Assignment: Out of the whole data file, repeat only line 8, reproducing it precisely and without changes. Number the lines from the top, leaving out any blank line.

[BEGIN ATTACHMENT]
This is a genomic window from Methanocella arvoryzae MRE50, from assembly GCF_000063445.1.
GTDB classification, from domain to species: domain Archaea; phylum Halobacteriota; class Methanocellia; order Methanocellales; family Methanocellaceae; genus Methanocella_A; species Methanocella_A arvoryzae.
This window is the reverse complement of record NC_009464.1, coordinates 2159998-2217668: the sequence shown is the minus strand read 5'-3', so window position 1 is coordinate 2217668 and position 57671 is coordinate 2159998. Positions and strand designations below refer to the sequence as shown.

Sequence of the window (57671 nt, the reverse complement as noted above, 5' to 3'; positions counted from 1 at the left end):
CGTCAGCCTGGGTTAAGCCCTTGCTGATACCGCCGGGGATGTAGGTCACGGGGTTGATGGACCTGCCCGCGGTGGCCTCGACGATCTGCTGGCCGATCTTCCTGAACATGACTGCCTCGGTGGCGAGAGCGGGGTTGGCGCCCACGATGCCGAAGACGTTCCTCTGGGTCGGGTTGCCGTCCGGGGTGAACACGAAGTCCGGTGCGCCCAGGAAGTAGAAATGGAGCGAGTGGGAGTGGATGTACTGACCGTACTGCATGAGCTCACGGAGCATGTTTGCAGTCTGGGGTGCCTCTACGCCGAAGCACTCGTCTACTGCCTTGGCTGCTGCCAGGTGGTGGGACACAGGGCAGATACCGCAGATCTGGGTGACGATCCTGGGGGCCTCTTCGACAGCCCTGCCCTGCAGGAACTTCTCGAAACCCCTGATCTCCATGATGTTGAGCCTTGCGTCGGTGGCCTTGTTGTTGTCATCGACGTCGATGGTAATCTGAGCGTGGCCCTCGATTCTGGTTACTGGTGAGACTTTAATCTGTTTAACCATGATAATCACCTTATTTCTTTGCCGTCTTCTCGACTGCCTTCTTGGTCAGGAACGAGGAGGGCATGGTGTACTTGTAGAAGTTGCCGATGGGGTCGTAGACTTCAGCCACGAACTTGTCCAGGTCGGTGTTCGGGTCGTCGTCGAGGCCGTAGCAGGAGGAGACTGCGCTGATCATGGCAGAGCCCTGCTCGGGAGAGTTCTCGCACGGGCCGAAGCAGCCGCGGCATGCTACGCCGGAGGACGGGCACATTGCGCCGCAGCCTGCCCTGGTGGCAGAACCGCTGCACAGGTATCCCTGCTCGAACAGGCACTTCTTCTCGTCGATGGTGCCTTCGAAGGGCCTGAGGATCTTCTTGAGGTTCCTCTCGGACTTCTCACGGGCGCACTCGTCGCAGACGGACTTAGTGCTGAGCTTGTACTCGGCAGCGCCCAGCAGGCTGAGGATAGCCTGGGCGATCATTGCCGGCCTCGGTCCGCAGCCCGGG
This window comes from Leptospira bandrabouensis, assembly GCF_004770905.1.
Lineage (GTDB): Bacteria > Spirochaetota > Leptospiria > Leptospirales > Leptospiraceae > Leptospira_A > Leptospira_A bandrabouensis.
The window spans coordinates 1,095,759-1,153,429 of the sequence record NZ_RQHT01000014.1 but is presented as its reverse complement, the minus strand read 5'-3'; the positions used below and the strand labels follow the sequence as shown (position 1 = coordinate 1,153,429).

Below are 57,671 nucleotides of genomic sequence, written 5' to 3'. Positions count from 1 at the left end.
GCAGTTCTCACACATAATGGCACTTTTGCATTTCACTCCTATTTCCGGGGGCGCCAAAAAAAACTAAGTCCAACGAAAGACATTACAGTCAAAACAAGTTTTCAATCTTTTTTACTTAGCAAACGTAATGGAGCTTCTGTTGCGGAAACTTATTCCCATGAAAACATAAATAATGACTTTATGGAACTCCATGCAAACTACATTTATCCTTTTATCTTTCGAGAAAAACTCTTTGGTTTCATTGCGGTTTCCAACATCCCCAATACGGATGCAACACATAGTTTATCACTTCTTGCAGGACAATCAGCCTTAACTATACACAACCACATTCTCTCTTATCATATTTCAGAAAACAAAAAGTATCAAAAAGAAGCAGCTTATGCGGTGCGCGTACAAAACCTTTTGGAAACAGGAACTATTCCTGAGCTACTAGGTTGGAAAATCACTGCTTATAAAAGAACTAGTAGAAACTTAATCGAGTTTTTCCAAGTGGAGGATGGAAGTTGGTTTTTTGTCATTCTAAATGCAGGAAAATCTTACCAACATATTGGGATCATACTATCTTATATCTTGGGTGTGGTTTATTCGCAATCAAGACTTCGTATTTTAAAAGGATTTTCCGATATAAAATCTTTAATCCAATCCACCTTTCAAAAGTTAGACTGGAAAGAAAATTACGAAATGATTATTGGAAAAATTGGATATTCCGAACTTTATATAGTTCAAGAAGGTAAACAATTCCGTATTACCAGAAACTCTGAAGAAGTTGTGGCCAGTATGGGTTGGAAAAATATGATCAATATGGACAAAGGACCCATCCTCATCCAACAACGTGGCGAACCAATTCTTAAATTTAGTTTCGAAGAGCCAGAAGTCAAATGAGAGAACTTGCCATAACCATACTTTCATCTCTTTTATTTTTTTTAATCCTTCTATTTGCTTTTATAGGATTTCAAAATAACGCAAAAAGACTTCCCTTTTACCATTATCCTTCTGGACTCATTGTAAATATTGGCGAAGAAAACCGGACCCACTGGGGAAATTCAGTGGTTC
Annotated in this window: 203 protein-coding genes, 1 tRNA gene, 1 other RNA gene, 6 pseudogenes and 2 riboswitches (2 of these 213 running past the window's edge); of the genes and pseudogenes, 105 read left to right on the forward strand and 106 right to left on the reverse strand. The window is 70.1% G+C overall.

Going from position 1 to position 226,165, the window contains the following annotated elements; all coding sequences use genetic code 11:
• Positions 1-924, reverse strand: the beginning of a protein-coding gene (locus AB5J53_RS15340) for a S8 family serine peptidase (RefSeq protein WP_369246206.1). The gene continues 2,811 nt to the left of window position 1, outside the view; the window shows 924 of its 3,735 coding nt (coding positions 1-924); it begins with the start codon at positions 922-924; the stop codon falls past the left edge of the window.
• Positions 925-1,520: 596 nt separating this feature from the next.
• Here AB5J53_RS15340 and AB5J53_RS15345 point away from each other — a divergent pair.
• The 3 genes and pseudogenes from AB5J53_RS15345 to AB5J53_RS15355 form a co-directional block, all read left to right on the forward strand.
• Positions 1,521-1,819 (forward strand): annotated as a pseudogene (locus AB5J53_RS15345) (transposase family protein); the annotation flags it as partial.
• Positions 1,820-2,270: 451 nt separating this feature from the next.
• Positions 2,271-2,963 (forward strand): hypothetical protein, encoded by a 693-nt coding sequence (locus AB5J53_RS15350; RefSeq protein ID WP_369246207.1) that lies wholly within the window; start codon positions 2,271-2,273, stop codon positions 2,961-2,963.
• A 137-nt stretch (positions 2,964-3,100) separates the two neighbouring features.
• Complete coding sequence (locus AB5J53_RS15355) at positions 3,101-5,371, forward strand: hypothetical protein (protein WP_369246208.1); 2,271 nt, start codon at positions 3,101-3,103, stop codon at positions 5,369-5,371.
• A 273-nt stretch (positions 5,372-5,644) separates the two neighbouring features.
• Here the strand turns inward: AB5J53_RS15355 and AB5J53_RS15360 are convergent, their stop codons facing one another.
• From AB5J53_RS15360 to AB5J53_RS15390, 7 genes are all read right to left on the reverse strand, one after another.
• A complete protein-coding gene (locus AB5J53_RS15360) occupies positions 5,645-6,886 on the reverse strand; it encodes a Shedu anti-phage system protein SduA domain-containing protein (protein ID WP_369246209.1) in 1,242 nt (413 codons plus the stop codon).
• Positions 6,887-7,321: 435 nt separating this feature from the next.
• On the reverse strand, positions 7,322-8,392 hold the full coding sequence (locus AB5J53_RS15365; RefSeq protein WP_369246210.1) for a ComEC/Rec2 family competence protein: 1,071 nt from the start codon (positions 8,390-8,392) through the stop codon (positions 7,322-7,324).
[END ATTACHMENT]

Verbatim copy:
The window spans coordinates 1,095,759-1,153,429 of the sequence record NZ_RQHT01000014.1 but is presented as its reverse complement, the minus strand read 5'-3'; the positions used below and the strand labels follow the sequence as shown (position 1 = coordinate 1,153,429).